For the second time in as many meetings, a vocal neighborhood association rallied at City Hall to urge that Statesboro City Council strike down requests allowing for a Parker’s convenience store and gas station on Fair Road.
Also for a second time, both supporters and opponents of the project went home with no resolution.
Tuesday, after a public hearing that lasted for more than an hour — giving both sides the chance to speak — Statesboro City Council tabled a decision, to allow themselves, and City Attorney Alvin Leaphart, two additional weeks to reach a verdict and adopt a resolution that backs it.
Council also tabled a decision in July, with hopes that the involved parties would reach a compromise.
“Since we have been informed that our decision could prompt litigation, my recommendation would be that City Council defer judgment until the next meeting so that a written opinion can be provided at that time,” Leaphart advised. “It would be more appropriate.”
Conflict in the chambers has centered on zoning requests for three parcels of land located on Herty Drive and Catherine Avenue, next to Fair Road.
Owners of the properties would like to rezone tracts — currently reserved for single-family residential housing — for commercial/retail use, combine them, and sell the land The Parker Company for use as a Parker’s store.
The Parker’s would be accessible only to vehicle’s passing on Fair Road.
Adjacent homeowners, though, say the new business has no place in their community.
More than a dozen residents representing Pittman Park, Woodlawn Estates, Windwood and Edgewood Acres neighborhood associations attended Tuesday’s meeting to show their opposition.
“We want to protect the integrity of our neighborhood and surrounding neighborhoods,” said Cathy Shriver, representing Woodlawn. “We feel that once you rezone one property on Fair Road as commercial, it opens the door to many more. So we are very concerned.”
Said Bob Marsh, who lives near the location: “Everyone living in the area who I have talked to — homeowners and students — oppose this; and I don’t see any good coming of it.”
Proponents of the store argue that rezoning is best for homeowners seeking the change, those living nearby, and the city as a whole.
Attorney Laura Marsh spoke for the zoning applicants.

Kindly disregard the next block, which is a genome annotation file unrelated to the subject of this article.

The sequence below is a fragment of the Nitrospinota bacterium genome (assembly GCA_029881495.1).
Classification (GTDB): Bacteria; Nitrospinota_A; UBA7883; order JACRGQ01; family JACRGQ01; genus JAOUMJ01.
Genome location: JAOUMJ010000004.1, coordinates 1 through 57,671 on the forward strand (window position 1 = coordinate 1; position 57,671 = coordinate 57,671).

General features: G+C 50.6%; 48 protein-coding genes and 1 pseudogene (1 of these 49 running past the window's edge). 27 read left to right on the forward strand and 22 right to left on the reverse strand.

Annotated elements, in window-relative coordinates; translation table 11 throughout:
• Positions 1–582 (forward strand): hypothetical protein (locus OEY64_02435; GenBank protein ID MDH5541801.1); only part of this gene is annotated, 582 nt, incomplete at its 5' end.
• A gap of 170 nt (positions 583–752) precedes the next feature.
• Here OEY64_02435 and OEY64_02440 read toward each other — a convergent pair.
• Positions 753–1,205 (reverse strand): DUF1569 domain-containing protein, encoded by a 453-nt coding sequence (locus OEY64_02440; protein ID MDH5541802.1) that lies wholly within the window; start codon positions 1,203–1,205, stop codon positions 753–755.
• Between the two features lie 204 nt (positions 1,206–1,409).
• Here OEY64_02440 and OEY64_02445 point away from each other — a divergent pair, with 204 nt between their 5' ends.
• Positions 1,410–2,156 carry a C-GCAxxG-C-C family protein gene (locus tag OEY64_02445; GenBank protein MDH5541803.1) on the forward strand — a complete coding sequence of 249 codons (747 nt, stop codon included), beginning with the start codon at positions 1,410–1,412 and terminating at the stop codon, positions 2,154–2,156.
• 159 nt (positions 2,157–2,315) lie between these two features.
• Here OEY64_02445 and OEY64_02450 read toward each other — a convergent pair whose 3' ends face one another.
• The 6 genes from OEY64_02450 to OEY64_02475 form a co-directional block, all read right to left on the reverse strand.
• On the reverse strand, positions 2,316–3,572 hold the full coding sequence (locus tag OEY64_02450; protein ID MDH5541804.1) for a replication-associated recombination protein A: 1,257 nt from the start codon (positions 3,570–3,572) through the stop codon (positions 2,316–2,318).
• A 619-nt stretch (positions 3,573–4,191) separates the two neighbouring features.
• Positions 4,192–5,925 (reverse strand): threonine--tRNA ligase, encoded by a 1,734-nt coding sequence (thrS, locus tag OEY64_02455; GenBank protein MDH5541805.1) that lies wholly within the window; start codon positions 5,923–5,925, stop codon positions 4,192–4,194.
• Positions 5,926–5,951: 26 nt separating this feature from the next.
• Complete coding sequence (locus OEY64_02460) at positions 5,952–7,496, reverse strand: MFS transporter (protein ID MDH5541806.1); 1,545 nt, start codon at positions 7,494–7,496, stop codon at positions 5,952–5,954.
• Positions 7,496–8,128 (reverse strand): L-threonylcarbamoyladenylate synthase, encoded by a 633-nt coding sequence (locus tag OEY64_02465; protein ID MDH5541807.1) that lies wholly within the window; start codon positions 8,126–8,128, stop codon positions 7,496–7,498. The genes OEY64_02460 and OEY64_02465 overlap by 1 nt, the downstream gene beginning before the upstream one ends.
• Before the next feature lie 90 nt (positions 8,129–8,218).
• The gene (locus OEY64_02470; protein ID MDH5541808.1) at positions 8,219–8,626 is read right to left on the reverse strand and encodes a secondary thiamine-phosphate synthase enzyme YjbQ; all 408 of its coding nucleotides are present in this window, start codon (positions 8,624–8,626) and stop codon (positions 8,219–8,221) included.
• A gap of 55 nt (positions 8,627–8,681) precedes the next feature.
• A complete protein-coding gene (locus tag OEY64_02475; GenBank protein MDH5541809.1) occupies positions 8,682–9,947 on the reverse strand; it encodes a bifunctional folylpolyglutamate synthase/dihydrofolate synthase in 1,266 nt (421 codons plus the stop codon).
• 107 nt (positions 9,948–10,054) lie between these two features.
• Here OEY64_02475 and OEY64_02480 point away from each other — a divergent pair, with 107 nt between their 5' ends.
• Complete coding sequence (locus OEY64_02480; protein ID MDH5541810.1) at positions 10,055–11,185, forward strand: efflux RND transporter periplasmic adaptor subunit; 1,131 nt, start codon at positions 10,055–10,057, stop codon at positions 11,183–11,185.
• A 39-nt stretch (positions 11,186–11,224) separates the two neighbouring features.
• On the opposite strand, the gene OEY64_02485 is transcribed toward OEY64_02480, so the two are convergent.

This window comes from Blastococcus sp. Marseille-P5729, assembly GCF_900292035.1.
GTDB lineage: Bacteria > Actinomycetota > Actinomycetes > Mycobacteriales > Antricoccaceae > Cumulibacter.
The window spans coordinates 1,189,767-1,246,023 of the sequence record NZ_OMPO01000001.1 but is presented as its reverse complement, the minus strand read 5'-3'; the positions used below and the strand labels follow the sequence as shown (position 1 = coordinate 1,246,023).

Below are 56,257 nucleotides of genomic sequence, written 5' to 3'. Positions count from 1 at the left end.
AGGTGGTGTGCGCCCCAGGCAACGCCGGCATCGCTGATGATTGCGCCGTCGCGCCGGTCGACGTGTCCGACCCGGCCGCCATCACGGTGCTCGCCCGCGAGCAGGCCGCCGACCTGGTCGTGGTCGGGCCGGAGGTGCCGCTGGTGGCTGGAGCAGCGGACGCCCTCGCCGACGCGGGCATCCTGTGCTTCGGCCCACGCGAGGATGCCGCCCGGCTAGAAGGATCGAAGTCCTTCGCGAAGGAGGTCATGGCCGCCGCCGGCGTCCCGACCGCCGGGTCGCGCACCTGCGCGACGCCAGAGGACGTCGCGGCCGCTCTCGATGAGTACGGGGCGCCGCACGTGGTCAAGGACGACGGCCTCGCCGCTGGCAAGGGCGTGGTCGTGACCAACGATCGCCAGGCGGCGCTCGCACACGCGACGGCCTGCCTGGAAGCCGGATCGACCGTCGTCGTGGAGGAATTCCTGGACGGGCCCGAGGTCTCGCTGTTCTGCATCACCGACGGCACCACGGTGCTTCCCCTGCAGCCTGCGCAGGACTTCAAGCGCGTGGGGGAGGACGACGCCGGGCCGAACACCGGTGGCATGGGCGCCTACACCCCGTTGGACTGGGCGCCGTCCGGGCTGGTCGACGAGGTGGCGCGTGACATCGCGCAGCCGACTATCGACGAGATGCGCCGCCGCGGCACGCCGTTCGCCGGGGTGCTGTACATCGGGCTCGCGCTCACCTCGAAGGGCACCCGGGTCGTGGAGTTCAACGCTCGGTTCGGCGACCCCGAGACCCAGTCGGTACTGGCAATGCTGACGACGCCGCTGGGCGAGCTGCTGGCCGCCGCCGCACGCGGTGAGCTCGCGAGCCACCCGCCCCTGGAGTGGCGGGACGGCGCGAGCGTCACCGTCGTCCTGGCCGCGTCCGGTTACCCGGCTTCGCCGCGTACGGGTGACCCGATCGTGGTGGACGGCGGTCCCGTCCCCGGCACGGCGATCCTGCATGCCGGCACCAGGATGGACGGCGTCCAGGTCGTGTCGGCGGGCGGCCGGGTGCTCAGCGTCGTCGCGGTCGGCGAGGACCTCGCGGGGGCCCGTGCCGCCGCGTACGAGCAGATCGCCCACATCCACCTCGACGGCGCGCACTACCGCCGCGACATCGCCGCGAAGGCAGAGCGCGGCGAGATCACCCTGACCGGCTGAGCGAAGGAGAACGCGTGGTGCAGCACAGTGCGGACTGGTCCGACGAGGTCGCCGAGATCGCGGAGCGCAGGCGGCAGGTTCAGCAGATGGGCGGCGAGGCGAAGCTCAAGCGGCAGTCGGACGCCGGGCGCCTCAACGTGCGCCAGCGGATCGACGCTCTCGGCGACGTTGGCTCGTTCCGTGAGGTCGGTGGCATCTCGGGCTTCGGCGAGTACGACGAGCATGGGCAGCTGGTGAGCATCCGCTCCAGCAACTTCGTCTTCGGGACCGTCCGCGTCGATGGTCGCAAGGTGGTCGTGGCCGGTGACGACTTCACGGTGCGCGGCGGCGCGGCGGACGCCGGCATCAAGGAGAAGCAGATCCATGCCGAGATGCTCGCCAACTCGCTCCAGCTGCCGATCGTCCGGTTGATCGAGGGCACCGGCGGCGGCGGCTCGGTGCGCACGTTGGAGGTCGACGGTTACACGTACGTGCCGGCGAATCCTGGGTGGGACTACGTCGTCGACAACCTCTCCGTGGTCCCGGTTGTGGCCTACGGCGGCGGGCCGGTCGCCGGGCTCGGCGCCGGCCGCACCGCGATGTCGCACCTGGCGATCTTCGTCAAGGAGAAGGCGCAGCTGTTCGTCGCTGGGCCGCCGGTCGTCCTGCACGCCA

“The applicants have demonstrated that the requested rezoning is compatible with the uses of nearby properties. This would not be spot zoning,” she said. “Secondly, the rezone of this property will actually increase the property values of surrounding property. This decision must be based on what is best for the entire public, as a whole — not just the neighbors.”
Marsh said not rezoning the properties would create a “very real hardship” for the property owners, who have tried for several years, unsuccessfully, to sell the land as currently zoned.
Richard Johnson, who owns one of the tracts in question, said buyers are only interested in the land for its commercial possibilities.
“I think it is impossible to sell this property as a single-family residential property,” he said.
Residents of the Pittman Park area have successfully staved off comparable proposals in recent years, preventing an office building, a Salvation Army store, and another gas station from setting up shop in various locations.
Attorney Bob Mikell, representing the surrounding neighborhood associations, encouraged council to deny the zoning changes, as they have before.
“It is legitimate, and of valid public interest, to want to aggressively protect residential neighborhoods,” he said. “I ask the council, as it has done in the past, to continue to affirm its commitment to residential neighborhoods.”
Marsh reaffirmed to council Tuesday that a vote against rezoning would prompt her clients to seek litigation.
Council denies hair salon
One zoning debate was settled Tuesday by council. Residents of the Fletcher Drive community prevented a special exemption permit that would have allowed a small hair salon operate in their neighborhood — hair salons are not allowed, by ordinance, in residential areas (barring an exception).
A majority of council sided in favor of residents, who showed in force to voice their opposition.
The neighborhood resistance, and subsequent council vote, was a disappointment to Councilman Gary Lewis, who felt the woman applying for the exemption should have been given an opportunity to start her business.
“This girl wants to do right and open a business on her own family’s land. This salon is not going to cause problems, people. Give her a chance, councilmen. Give her a chance, neighborhood,” Lewis said, before issuing the lone dissenting vote. “This is her family’s own land. And, now she can’t put a business on that land. I have got a problem with that.”
Residents feared — despite the fact that an exemption applies only to one person, and is limited to the one use — that approval of the proposal would open the door for future commercial encroachment.
Jeff Harrison may be reached at (912) 489-9454.